Skin: A natural history

Nina G. Jablonski, 2013,

Brad J. Bushman, Katherine Newman, Sandra L. Calvert, Geraldine Downey, Mark Dredze, Michael Gottfredson, Nina G. Jablonski, Ann S. Masten, Calvin Morrill, Daniel B. Neill, Daniel Romer, Daniel W. Webster, 2016, American Psychologist on p. 17-39

David A. Puts, Alexander K. Hill, Drew H. Bailey, Robert S. Walker, Drew Rendall, John R. Wheatley, Lisa L.M. Welling, Khytam Dawood, Rodrigo Cárdenas, Robert P. Burriss, Nina G. Jablonski, Mark D. Shriver, Daniel Weiss, Adriano R. Lameira, Coren L. Apicella, Michael J. Owren, Claudia Barelli, Mary E. Glenn, Gabriel Ramos-Fernandez, 2016, Proceedings of the Royal Society B: Biological Sciences on p. 20152830

T. Passeron, R. Bouillon, V. Callender, T. Cestari, T. L. Diepgen, A. C. Green, J. C. van der Pols, B. A. Bernard, F. Ly, F. Bernerd, L. Marrot, M. Nielsen, M. Verschoore, N. G. Jablonski, A. R. Young, 2019, British Journal of Dermatology on p. 916-931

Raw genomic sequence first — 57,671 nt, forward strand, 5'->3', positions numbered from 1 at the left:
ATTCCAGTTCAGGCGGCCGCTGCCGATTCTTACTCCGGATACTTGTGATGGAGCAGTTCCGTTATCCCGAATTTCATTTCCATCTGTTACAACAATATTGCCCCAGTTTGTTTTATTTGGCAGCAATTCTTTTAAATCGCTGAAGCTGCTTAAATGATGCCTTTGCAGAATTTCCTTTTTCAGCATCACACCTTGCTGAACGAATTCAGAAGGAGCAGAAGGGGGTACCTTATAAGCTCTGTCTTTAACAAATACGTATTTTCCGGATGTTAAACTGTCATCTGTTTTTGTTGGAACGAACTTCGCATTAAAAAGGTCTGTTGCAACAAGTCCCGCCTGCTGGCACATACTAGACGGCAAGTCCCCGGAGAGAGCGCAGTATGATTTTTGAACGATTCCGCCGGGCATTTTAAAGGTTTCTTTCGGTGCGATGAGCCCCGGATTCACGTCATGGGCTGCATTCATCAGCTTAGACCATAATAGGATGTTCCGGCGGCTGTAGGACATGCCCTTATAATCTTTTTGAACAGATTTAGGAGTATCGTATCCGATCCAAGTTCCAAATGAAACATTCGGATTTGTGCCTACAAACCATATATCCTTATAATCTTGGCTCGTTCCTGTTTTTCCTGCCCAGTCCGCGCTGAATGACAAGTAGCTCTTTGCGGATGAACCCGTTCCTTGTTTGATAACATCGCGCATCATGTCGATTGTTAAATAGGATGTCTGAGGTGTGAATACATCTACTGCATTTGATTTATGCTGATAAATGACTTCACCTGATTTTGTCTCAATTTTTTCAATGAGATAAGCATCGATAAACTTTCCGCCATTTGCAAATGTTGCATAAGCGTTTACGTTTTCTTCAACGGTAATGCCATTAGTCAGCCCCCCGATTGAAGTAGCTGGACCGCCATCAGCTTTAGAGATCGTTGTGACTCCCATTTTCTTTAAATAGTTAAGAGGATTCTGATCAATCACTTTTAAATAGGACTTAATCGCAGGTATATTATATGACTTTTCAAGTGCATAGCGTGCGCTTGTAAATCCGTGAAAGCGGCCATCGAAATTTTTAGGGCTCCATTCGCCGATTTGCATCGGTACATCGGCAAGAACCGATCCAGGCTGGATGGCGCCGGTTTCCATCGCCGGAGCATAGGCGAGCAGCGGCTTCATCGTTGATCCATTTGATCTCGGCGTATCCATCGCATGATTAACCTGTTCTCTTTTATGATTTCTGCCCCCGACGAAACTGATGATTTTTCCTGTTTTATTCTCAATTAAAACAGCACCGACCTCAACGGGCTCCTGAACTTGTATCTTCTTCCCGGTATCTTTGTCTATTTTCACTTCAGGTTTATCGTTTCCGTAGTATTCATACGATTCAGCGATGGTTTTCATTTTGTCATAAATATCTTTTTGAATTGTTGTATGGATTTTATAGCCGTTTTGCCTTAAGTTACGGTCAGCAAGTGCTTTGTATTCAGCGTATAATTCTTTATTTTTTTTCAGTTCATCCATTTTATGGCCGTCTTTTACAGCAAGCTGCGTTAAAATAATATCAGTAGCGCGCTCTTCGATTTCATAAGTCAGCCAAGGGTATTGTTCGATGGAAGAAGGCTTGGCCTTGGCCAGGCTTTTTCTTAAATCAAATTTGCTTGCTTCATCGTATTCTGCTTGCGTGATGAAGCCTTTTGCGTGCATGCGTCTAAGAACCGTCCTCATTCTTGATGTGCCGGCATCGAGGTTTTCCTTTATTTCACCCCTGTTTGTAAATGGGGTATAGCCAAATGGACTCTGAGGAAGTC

Nina G. Jablonski, George Chaplin, 2017, Philosophical Transactions of the Royal Society B: Biological Sciences

Thure E. Cerling, Kendra L. Chritz, Nina G. Jablonski, Meave G. Leakey, Fredrick Kyalo Manthi, 2013, Proceedings of the National Academy of Sciences of the United States of America on p. 10507-10512

Leslea J. Hlusko, Joshua P. Carlson, George Chaplin, Scott A. Elias, John F. Hoffecker, Michaela Huffman, Nina G. Jablonski, Tesla A. Monson, Dennis H. O’Rourke, Marin A. Pilloud, G. Richard Scott, 2018, Proceedings of the National Academy of Sciences of the United States of America on p. E4426-E4432

Epidermal pigmentation in the human lineage is an adaptation to ultraviolet radiation

Nina G. Jablonski, George Chaplin, 2013, Journal of Human Evolution on p. 671-675

News Articles Featuring Nina Jablonski